Now, he’s hoping that his map will help to alleviate transit “tunnel vision” so that other people can find new, faster routes around the city as well. Ultimately, he hopes the map might even be adopted by the MTA.

Next time you’re visiting The City That Never Sleeps, be sure to keep an eye out for the Bullet Map app to make your travels a little easier.

Las Vegas Gets a New Mobile Transit App

Las Vegas Gets a New Mobile Transit App

There’s some exciting news for public transit riders here in Las Vegas!

The Regional Transportation Commission of Southern Nevada (RTC) has released a new smartphone app that makes it easier than ever to purchase tickets and find bus routes around the city.

The app, rideRTC, was developed in a partnership with Masabi, a London-based technology company whose JustRide mobile ticketing platform is used by more than 25 other transportation agencies around the globe. Using rideRTC, commuters and visitors to Las Vegas can locate bus stops, track buses in real time, and purchase transit passes in advance.

“RTC Transit takes you where Vegas takes you, yet potential riders, especially visitors, may not know where to find bus stops, how transit can get them to their destinations, or how to buy tickets,” said RTC general manager Tina Quigley in a statement. “The new rideRTC app removes all of these challenges visitors face in a new city and puts the information conveniently in the palm of their hand.”

In addition to the app’s bus-based functionality, rideRTC can be used to help people find a number other forms of transportation as well. Users can plan rides with Uber, for example, or find RTC Bike Share locations around the city.

By the end of the year, RTC transit vehicles will all have electronic readers to validate mobile passes from the app.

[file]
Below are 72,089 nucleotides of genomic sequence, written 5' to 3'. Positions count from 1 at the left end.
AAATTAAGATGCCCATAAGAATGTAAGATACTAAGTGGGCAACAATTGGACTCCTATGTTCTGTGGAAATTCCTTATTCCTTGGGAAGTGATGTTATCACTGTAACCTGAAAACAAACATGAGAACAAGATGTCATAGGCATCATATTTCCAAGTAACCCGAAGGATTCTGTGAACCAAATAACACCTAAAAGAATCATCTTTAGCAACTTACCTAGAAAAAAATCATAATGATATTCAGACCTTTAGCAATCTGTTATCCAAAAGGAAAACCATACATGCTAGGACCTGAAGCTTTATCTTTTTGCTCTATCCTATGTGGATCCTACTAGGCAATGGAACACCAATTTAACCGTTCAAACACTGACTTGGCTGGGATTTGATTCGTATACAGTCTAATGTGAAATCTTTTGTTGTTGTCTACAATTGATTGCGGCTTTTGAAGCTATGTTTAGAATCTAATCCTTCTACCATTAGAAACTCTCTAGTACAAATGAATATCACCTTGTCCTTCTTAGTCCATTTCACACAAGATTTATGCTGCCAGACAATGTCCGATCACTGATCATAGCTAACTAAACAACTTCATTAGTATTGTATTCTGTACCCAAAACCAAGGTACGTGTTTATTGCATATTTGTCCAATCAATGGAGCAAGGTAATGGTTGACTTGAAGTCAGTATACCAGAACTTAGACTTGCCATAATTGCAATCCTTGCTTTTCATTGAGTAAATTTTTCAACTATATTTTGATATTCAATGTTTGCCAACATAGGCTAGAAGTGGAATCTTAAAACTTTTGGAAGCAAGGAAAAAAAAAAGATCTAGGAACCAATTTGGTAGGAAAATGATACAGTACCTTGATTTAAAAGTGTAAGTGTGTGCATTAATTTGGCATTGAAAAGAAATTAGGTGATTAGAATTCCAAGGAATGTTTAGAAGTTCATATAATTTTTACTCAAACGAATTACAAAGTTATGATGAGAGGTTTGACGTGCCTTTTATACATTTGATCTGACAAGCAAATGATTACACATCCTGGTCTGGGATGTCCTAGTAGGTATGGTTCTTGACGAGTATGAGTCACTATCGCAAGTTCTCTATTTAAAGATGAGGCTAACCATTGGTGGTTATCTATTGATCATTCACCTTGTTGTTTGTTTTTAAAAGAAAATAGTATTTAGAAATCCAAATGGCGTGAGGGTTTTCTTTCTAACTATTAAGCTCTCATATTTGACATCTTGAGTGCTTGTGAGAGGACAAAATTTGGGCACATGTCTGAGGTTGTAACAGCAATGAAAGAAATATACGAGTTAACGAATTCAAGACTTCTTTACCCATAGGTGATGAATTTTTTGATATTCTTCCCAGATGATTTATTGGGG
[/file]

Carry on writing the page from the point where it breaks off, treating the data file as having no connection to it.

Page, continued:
In an effort to encourage people to try the new app, the RTC has also announced that it will be partnering with AT&T to give users the chance to win a $150 Visa gift card. Each person who downloads the app will be entered into a drawing that runs until the April 30, 2017. Take it for a spin, and let us know what you think!

Study Finds Transit Riders Value Service Over Amenities

Study Finds Transit Riders Value Service Over Amenities

In recent years, transit companies all across the country have begun installing a variety of amenities such as Wi-Fi routers and charging stations in buses to try to incentivize ridership.

It’s a strategy that makes sense in theory, given our ever-increasing dependence on handheld electronics and Internet connectivity. In practice however, it may not be as effective as transit services would hope.

According to a new report from research group TransitCenter, Wi-Fi routers might be nice frills, but it’s fast, reliable service that riders really want.

The researchers surveyed more than 3,000 respondents from 17 regions throughout the country about what kinds of improvements they’d like to see from their local transit services. Options included power outlets, Wi-Fi connections, shelters designed for bad weather conditions, cheaper fares and more frequent service.

The survey found that the two most important determining factors in rider satisfaction are service frequency and travel times.

  • Real-time ride updates and improved shelters were also high on the list for many respondents.
  • Wi-Fi connections and power outlets, on the other hand, were the least important factors for rider satisfaction.

While this doesn’t mean that transit companies should abandon amenities like Wi-Fi service altogether, it does suggest that they would have better luck increasing ridership rates by investing in service improvements first. Commuters don’t expect much in the way of bells and whistles from their buses and subway systems. What they really want is a service they can count on to get them where they need to go, when they need to be there.

Detroit Reveals Plans to Revitalize its Ailing Transit System

Detroit Reveals Plans to Revitalize its Ailing Transit System

In the first half of the 20th century, Detroit was one of the foremost hubs of industry and engineering in the United States. For decades, the Motor City manufactured millions of automobiles for drivers all over the world. Then, the energy crisis of the 1970s forced American automakers to scale back their operations, and the city fell on hard times.  Since then, Detroit has struggled to curb an economic collapse that left the city in bankruptcy in 2013.

City planners in Detroit have long identified a slow, fragmented public transit system as one of the chief obstacles to the city’s economic renewal.